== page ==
Graduate Thesis Or Dissertation


Lake level regulation, shoreline erosion and shore protection : Flathead Lake, Montana Public Deposited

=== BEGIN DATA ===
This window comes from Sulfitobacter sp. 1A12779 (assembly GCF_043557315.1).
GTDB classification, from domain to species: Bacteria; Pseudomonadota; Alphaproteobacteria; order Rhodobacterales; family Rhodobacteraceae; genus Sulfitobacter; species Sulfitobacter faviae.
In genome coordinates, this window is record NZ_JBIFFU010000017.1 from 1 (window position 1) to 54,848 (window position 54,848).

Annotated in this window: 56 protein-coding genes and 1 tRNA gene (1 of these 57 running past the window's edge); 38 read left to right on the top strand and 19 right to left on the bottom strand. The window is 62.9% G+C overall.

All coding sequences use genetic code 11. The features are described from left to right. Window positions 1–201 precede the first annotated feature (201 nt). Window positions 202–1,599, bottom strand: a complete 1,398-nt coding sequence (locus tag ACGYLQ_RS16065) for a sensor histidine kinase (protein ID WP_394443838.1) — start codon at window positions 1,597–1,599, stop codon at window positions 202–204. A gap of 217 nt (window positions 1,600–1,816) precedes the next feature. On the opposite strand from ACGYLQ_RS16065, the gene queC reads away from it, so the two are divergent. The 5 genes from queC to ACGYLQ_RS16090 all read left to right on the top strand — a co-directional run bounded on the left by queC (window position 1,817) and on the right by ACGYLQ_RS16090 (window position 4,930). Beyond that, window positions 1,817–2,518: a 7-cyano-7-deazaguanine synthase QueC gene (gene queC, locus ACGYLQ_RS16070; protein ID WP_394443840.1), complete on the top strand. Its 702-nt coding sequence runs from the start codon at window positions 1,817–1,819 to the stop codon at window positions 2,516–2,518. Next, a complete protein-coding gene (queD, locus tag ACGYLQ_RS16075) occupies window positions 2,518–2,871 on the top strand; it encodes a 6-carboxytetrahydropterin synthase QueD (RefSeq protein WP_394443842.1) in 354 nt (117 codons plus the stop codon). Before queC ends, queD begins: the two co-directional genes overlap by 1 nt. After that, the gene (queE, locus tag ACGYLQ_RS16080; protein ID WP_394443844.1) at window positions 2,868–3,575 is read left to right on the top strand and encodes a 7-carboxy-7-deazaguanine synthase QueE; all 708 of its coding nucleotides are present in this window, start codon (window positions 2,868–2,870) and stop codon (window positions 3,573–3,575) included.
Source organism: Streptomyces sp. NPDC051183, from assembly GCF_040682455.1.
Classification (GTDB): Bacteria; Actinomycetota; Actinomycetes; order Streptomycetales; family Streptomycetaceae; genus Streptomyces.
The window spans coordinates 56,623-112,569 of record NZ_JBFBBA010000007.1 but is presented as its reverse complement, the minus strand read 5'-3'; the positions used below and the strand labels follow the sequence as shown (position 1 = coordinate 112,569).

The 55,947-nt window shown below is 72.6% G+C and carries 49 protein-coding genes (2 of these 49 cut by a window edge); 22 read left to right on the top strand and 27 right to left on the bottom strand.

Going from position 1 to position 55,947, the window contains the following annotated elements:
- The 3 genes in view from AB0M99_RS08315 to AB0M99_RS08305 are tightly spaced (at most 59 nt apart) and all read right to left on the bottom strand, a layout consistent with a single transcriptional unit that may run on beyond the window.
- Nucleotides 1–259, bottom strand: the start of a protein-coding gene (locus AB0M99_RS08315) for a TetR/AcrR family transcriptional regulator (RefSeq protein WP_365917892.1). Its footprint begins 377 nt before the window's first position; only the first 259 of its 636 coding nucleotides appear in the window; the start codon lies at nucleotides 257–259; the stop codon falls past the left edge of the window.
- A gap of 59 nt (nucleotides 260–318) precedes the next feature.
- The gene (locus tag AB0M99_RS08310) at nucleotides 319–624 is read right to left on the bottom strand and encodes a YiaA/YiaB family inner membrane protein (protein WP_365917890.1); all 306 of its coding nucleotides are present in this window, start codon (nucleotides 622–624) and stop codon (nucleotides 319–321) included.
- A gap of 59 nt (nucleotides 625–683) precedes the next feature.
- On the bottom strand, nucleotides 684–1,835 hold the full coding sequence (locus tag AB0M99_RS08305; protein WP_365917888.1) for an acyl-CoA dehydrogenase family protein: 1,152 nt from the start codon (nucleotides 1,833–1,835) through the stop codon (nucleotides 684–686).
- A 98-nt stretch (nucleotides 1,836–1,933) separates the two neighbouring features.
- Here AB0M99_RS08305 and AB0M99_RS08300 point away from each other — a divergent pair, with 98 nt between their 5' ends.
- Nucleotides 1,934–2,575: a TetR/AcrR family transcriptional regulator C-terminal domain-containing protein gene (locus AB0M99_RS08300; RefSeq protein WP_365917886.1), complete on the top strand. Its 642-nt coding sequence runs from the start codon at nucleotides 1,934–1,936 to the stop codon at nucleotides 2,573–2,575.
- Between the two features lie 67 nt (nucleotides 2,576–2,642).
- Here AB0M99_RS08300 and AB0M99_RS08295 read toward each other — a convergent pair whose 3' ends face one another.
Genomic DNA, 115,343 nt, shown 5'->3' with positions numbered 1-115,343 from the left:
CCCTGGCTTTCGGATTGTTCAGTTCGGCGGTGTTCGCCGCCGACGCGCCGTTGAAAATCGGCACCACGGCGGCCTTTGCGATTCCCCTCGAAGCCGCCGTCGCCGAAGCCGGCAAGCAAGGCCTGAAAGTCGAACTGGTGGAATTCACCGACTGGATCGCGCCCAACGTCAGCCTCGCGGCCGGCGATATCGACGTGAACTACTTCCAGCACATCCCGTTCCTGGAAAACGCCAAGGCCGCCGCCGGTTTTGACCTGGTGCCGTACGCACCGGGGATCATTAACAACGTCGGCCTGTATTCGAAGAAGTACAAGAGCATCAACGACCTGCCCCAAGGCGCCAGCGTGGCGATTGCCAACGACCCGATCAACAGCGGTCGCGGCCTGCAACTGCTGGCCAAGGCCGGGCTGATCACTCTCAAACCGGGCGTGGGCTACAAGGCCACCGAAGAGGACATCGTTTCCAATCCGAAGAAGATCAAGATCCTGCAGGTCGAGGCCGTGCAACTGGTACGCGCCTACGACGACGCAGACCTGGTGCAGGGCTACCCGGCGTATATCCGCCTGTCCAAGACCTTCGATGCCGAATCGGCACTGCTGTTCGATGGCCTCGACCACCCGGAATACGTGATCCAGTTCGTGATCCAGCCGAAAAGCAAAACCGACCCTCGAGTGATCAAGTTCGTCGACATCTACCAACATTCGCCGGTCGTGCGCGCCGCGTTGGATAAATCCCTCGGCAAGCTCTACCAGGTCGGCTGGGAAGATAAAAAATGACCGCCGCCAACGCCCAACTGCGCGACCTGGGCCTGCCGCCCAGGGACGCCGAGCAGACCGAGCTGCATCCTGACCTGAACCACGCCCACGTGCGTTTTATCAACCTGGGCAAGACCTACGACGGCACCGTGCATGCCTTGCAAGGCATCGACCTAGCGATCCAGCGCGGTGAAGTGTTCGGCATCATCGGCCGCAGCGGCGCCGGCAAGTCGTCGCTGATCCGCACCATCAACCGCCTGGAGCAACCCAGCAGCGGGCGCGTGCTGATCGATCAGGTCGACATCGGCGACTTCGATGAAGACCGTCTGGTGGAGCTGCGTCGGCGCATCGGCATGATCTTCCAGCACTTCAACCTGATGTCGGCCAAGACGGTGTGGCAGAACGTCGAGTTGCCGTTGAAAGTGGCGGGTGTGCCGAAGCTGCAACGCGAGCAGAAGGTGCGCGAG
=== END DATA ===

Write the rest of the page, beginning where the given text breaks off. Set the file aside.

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  • Concern regarding increased coastal erosion has heightened amid growing acceptance of global warming and associated sea-level rise. This study examines shoreline erosion in Flathead Lake, Montana due to five decades of artificially elevated lake levels. It provides a model to investigate coastal erosion associated with sea-level rise. The natural water level fluctuation in Flathead Lake is regulated witha dam, which has elevated the entire annual fluctuation approximately 0.7 m on average. The annual rise in lake level is held for an extended duration at a regulated "full pool" level which is approximately 3 m above its natural base elevation, and the total transgression time for a complete cycle of lake level change has been increased from 100 days to over 300 days. Nearshore environments in Flathead Lake, are described as dissipative or reflective on the basis of a surf similarity parameter, grain size, morphology, number of breaking waves and angle of wave incidence. The relative resistance to foreshore and backshore erosion caused by anthropogenic lake level regulation is compared between the two nearshore configurations. Reflective systems are characterized by dynamic gravel beach faces and steep inshore shelves armored by wave-washed cobble. In contrast dissipative systems are characterized by sand-sized substratum, broad flat inshore shelves, and the presence of multiple linear bars approximately 350 m offshore. Five decades of regulated lake levels have resulted in extensive shoreline erosion (970 ha on the north shore of the lake) and a general reshaping of both types of nearshore environments, although dissipative shorelines have eroded faster. The presence of docks and other man-made structures on reflective beaches have accelerated erosion by intercepting longshore gravel transport. Shoreline erosion has ceased on the west side of the north shore as the varial zone, (that area between the maximum and minimum regulated lake levels), has reached an equilibrium slope. In contrast erosion and shoreline retreat continues on the east side, although the rate has slowed over the years in response to the development of a near equilibrium varial zone profile similar to that of the west side. However shoreline retreat is quite variable even along short stretches of shoreline. Variability in shoreline retreat results from three erosive processes, undercutting, endstripping and overwash. Undercutting and endstripping occur when waves scour an exposed bank, while overwash results when water is forced over the top of the shoreline bank or berm. Therefore shoreline elevation and morphology determine the type of erosion process, and the rate of shoreline retreat. Localized accretion also occurred due to sediment entrapment by drift logs bordering the shoreline. Drift logs naturally protect the shoreline from direct wave attack and once buried, provide new recruitment area for riparian vegetation. Alteration of lake level fluctuation has resulted in a transfer of annual wave energy from base elevations corresponding to the pre-dam nearshore shelf, to those corresponding with the limnetic foreshore environment, thereby inducing lake-wide erosion. The most extensive retreat has occurred along the low-lying dissipative north shore of the lake. Measured shoreline retreat along the north shore is compared to the retreat predicted by the Bruun Rule. The Bruun Rule under-predicted the actual measured shoreline retreat by as much as an order of magnitude. The redistribution of annual wave energy due to regulated lake level fluctuation is the main factor contributing to erosion, a factor that is not accounted for with the Bruun Rule. Therefore the redistribution of annual incident wave energy is examined in terms of an increased transgression time, a reduced range in lake level fluctuation, and an elevated lake level. Both transgression time and range in water level fluctuation affect the distribution of incident wave energy and were found to be more important to shoreline erosion than an elevated water level. An alternative regulation scheme incorporating both concerns for hydropower production and lake regulation is proposed and examined in terms of reducing erosion. Altering the transgression time of lake level fluctuation by changing the timing and increasing the rate of lake level drawdown, results in a significant reduction in the amount of annual wave energy that reaches the eroding full pool shoreline, thereby reducing the potential for shoreline erosion lake-wide. A lowered regulated full pooi lake level would decrease the intensity of overwash further reducing shoreline retreat related to that process of erosion. Natural gravel beaches can provide the backshore of coastal environments with a protective buffer from wave erosion. A case study is presented of the conceptual design and utility of an artificial perched gravel beach used to stabilize an eroding backshore on the reflective east shore of the lake. Boulders and cobbles were used as a stable platform to perch beach gravels above the previously eroding profile. A longshore exchange of gravel within the beach compartment was incorporated into the conceptual design. The structure has performed successfully during the three year monitoring period as exemplified by the lack of backshore erosion and the maintenance of the perched profile.
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